After reading this blog post I realized I am very similar in mindset as the author. I pretty much always have a side project, whether it is for my real job or one of my hobby projects I have written about on this blog. I do think the “best” employees in a technical role are the ones who are always playing. Playing with technology, concepts, API’s etc. The idea is the breadth of the individual grows and has ancillary benefit to their primary job. This has certainly been true for me throughout my entire career.
I remember I was in a client meeting and they expressed the desire to use Drupal as a content management. Because of my several side projects with Drupal, going through several versions of the system, and knowing in depth what it can and can’t do I was very prepared to argue both for and against the idea.
My latest project is something that has also had great benefit in my current job – mainly because I knew there was “a better way” to do this when I started creating demos. I started a project called PET (product extractor tool) that can pull products from an existing web site and then import those products, images, prices, etc into a WebSphere Commerce database. This allows us to create proof of concepts for customers using a familiar product set, product attributes, and terminology in scenarios the customer can understand (ie. speak their language). Prior to PET it could take days if not weeks creating products and all of the surrounding data around them – it really depended how detailed your scenarios were. A heavy focus in the commerce space is navigation and specifically faceted navigation (those options on retail sites down the left that let you narrow down your search results). As you can imagine, creating a full product set with many attributes could be daunting. Not to mention price lists and then inventory – if you have to show that.
I have recently modified the tool to export a set of XML files for Sterling Order Management. This means the same PET model can now be used for both WebSphere Commerce and Order Management – essentially making integrated proof of concepts between the two systems seamless (at least that is the current theory). I am still working on it but it is getting there. Because I used object oriented programming I simply use the same object model PET built from the HTML and pipe that model out as XML versus comma delimited files.
I still have a bit to go with this tool but the point of this post is I am now getting extremely familiar with the Sterling Order Management side of the equation. Diving on the underlying data model and the service API’s to get information in and out of the system.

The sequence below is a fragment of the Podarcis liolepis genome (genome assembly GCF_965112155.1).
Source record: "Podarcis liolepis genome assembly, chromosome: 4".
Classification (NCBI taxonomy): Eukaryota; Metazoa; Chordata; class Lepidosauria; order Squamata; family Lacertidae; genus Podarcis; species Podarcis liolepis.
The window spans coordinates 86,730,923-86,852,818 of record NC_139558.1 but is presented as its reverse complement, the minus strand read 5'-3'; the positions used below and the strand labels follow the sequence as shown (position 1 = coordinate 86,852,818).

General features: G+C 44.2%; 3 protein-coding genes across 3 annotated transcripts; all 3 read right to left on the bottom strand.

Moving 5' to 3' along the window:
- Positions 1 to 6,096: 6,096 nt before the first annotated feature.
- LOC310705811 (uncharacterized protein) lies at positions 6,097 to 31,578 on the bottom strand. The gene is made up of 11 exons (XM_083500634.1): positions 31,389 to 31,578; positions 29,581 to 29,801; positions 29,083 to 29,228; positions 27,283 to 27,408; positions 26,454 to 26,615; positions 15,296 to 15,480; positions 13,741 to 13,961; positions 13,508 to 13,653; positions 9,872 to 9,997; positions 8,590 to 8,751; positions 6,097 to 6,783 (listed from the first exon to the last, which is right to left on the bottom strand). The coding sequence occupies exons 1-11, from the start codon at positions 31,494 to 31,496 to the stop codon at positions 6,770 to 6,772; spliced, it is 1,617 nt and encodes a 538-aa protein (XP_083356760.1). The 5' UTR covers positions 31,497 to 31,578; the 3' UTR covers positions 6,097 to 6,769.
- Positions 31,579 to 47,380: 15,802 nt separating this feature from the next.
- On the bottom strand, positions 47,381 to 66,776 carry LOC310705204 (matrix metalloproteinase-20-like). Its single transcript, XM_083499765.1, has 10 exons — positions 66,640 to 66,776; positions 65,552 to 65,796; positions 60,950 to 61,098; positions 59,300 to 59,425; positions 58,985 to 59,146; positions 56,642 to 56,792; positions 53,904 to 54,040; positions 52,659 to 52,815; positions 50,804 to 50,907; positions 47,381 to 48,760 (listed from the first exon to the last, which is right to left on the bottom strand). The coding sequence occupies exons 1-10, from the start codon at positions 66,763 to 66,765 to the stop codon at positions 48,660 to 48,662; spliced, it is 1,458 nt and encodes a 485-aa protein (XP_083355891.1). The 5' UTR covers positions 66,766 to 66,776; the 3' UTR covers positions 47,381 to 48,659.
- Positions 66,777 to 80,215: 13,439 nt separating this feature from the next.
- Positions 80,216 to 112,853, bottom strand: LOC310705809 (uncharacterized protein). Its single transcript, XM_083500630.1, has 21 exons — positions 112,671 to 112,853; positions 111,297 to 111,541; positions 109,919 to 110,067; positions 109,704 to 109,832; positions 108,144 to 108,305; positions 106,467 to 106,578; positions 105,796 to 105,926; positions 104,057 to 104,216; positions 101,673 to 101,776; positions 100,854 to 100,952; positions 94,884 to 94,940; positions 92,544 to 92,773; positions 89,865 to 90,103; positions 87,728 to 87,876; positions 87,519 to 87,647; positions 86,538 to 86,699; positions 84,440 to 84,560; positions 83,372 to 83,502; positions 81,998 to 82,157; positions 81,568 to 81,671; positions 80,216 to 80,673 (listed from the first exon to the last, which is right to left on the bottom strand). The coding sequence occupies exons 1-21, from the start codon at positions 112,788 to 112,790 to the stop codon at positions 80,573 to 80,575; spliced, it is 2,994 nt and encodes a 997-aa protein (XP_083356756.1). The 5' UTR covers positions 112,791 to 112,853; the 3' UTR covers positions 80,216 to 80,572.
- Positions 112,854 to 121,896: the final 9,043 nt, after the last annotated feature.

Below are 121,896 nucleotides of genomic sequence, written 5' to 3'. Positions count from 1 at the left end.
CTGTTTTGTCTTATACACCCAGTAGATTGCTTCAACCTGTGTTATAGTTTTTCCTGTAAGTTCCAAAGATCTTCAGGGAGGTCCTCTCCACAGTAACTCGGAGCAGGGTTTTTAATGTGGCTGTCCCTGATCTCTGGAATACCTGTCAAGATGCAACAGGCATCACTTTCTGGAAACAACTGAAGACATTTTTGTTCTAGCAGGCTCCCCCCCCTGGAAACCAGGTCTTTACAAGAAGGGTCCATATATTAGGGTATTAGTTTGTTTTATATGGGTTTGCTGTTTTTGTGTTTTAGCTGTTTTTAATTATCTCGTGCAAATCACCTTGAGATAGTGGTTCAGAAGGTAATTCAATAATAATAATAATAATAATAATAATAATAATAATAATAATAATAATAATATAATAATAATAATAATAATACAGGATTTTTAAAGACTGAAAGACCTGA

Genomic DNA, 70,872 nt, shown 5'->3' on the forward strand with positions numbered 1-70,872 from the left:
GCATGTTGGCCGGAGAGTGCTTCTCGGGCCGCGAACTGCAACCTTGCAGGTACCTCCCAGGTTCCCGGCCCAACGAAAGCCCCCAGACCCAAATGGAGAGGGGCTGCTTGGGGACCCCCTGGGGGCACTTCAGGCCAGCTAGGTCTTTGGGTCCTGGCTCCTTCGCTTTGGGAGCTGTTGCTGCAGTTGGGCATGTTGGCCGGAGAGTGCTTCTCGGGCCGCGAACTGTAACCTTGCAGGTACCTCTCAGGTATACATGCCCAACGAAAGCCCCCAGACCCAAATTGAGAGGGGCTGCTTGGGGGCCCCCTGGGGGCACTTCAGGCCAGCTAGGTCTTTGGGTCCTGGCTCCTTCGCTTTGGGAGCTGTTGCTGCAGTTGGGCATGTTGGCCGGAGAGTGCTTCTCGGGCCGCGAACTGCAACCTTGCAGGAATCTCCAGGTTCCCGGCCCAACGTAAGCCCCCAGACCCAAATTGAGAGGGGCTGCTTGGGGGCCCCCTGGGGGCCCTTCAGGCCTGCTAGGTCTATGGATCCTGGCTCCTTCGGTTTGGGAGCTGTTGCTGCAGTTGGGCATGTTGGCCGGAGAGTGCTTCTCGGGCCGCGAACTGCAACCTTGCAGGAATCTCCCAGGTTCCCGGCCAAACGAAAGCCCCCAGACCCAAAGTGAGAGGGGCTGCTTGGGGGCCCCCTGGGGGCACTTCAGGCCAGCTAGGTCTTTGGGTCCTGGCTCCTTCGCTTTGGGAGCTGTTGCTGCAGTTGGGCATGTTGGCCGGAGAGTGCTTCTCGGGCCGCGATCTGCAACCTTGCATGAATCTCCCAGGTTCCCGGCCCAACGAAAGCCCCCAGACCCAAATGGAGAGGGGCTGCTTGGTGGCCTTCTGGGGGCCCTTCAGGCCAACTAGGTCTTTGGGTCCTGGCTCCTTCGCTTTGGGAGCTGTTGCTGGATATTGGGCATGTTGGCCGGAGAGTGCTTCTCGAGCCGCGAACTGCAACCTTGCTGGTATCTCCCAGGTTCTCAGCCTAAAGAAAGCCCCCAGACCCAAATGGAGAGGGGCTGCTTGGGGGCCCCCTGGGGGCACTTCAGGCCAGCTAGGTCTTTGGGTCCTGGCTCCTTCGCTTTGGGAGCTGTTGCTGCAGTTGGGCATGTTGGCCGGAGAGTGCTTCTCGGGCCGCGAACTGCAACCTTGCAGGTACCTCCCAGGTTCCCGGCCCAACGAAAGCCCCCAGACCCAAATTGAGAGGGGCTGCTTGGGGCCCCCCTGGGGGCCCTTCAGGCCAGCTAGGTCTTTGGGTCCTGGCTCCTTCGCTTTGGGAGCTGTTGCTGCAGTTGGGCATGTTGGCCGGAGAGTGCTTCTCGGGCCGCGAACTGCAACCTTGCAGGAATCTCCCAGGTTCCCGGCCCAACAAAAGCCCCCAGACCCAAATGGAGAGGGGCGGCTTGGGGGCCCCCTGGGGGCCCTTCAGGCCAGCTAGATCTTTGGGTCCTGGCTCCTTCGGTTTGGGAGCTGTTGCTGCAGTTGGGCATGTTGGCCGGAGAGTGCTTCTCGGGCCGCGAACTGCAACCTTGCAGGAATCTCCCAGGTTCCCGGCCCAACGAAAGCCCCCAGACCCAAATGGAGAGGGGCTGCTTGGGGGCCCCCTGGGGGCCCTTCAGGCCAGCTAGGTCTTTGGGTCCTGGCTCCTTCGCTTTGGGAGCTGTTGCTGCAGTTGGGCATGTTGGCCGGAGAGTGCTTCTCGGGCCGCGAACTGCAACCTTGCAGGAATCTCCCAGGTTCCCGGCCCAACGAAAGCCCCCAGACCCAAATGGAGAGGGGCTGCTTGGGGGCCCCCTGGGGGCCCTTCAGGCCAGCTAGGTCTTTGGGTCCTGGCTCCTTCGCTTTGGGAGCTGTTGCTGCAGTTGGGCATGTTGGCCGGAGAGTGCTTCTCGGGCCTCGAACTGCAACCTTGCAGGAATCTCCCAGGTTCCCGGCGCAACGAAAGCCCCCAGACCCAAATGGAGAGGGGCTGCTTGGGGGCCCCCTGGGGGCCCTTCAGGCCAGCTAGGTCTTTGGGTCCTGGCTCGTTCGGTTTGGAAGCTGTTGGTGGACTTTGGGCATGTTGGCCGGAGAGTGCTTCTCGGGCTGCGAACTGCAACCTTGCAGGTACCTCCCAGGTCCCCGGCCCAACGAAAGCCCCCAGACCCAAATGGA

After my last post and a bunch of research over the weekend I have decided to do this next personal project in HTML5, CSS and Dojo versus Flash or Java Applets. Thank you to everyone who responded on Twitter, Facebook and this blog – original post. So don’t be surprised if I start blogging about that project on a regular basis. The client, my wife, is still a bit shady on exactly what she wants so I am sure I will be doing and re-doing again and again.
About a month before I left my old team I was potentially going to be assigned to work on the SugarCRM application integration within IBM so I got to spend a little time analyzing the package. Sugar is an open source customer relationship manager software package that basically competes with a few of the big boys – like Saleforce.com. The really cool thing about this software is it has a pretty good community around it and has all kinds of plugins and extensions available. You can even deploy it internally or host it in the cloud – one thing I think sets it apart from SalesForce. Your data will be internal and safe. So now lets dive on the code!
As you might have been reading on this blog I created the site PlanetWebSphere.net and the site is based on Drupal 7. The exercise was for me to learn Drupal. What I really didn’t go into was how easy this site was to produce and how it was produced. In Drupal they introduced a concept call Views where you can create basically any block with text, html, or PHP. In PHP mode you have total access to the entire Drupal API including things like module, hooks, and database API’s. The screen shot on the right is actually a custom content view where you can simply write any PHP.That is the exact code I wrote for the left panel of “Feeds”.
Tonight I decided to fix something that apparently is common in Drupal 7. The core aggregation module that ships with Drupal stores feed items in a separate table (two tables in fact) and that table is not part of the search module. The great thing is, after a small amount of digging, I learned the extension model for search using the search hooks, and viola! So now you can search PlanetWebSphere.net like any other site in the world.
The module is aggregator and the file I modified was aggregator.module in core Drupal. I submitted this to a discussion on the site, maybe after some review from the Drupal Lords it will be put into the stream.